What was the impetus for applying to participate in Dynamo? Dynamo represented a great opportunity for several reasons. First, as a logistics accelerator and fund, they are deeply motivated to fix problems they understand very well. They also have a solid network of contacts in a variety of logistics and transportation verticals, so it gave us the chance to see how other verticals would respond to what we were building. Second, GE heard what Dynamo was doing and decided they wanted to be a partner. GE is heavily involved in aviation – from the manufacture and overhaul of jet engines to predictive analytics on engine data to operating its own mini “airline” of testbed aircraft for engine tests. The opportunity to form relationships within GE was incredibly compelling. Finally, the team behind Dynamo comes highly recommended. While Dynamo was considering us, we were considering Dynamo! We have some trusted mentors who speak very highly of them, which certainly played a role in our decision.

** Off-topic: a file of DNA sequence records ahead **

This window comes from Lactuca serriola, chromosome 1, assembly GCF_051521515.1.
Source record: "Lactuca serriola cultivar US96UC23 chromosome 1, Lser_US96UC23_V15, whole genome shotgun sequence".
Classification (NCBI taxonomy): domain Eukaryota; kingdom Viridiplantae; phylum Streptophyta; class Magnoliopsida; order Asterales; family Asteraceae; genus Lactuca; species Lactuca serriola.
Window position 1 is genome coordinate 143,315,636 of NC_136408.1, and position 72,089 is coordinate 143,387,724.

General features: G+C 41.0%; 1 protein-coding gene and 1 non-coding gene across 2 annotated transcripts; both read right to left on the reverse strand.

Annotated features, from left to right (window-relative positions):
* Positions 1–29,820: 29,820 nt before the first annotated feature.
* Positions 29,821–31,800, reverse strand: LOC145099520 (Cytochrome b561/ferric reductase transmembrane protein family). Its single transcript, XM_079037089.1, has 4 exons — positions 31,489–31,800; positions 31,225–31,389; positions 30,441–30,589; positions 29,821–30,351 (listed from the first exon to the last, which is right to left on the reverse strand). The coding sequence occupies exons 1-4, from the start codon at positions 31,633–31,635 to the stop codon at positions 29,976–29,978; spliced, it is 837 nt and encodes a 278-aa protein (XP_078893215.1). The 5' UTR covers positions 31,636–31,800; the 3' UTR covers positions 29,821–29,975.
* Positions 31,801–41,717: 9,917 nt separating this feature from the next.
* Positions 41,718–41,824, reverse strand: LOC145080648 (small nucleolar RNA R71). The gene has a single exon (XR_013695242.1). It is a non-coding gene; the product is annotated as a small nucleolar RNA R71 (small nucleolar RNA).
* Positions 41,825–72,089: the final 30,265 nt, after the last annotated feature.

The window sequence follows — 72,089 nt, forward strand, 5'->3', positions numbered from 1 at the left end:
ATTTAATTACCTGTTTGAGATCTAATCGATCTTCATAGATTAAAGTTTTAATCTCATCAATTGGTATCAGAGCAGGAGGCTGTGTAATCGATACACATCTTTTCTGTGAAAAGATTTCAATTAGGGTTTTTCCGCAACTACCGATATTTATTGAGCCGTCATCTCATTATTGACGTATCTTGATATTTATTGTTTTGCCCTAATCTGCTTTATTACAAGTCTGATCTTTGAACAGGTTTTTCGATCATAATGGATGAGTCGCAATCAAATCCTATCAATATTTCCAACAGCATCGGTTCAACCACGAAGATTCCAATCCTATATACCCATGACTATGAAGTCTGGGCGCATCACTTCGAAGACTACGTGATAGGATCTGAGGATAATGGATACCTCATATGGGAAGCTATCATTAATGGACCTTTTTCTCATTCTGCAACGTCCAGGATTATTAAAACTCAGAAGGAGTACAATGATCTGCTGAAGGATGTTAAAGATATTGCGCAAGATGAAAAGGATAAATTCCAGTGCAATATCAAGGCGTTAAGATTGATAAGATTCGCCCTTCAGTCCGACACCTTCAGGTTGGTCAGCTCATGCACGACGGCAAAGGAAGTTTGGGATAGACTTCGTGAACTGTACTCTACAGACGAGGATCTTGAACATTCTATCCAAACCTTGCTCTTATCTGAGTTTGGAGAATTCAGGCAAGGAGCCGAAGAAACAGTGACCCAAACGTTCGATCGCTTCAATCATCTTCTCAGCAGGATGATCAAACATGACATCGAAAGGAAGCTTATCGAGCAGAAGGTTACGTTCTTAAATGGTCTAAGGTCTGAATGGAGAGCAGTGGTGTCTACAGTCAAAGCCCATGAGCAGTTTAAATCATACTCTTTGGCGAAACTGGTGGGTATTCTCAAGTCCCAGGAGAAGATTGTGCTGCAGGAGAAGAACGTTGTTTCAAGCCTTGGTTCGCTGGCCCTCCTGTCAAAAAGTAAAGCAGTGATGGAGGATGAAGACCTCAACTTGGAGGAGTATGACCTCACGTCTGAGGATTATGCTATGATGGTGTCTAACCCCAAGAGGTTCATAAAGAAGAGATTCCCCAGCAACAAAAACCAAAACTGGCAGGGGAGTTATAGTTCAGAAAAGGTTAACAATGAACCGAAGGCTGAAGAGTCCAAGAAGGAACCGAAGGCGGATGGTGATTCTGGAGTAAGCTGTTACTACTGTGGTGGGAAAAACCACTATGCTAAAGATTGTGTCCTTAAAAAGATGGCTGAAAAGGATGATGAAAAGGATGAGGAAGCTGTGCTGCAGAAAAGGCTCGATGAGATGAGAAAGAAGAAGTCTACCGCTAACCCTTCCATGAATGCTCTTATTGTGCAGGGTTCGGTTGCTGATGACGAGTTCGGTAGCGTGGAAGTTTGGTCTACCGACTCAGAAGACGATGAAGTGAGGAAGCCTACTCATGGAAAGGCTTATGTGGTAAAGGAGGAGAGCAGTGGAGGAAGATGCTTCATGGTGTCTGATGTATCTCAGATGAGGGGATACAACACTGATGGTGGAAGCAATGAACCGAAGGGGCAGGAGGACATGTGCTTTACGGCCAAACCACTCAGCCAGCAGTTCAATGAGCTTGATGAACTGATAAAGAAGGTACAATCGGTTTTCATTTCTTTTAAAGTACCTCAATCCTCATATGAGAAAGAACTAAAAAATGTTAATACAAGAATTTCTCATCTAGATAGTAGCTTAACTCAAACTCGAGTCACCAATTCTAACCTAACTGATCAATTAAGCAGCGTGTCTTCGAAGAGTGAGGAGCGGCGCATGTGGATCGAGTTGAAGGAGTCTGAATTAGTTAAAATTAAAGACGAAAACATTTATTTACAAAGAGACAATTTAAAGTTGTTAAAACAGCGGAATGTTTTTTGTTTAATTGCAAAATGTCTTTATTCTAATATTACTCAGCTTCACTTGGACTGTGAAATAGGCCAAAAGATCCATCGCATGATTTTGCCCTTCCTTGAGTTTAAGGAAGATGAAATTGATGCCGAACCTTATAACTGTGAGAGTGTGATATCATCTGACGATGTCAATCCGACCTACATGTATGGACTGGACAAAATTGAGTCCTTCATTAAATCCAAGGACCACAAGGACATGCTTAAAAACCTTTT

What has been the greatest value the program has provided thus far? Outside perspective. As entrepreneurs it’s easy to get focused and stay “heads down” on solving a challenge, so it’s a breath of fresh air to have input. These are other smart folks who have tackled similar opportunities in an industrial B2B space and can provide input on our approach.
What do you expect to accomplish by Demo Day and what happens after October 4? We have good conversations happening from large to small organizations, so for us it’s refining our sales funnel and then setting up pilot projects with our prospects. We’ve also had a lot of inbound interest from investors that recognize untapped opportunities within logistics and supply chains, so we’re looking forward to sharing our progress with those folks at demo day. Afterwards, we’re going to raise our seed round and continue forward on growing the business. We have a lot of great stuff on our roadmap that’ll provide value to our customers, and we’re looking forward to working on it with them.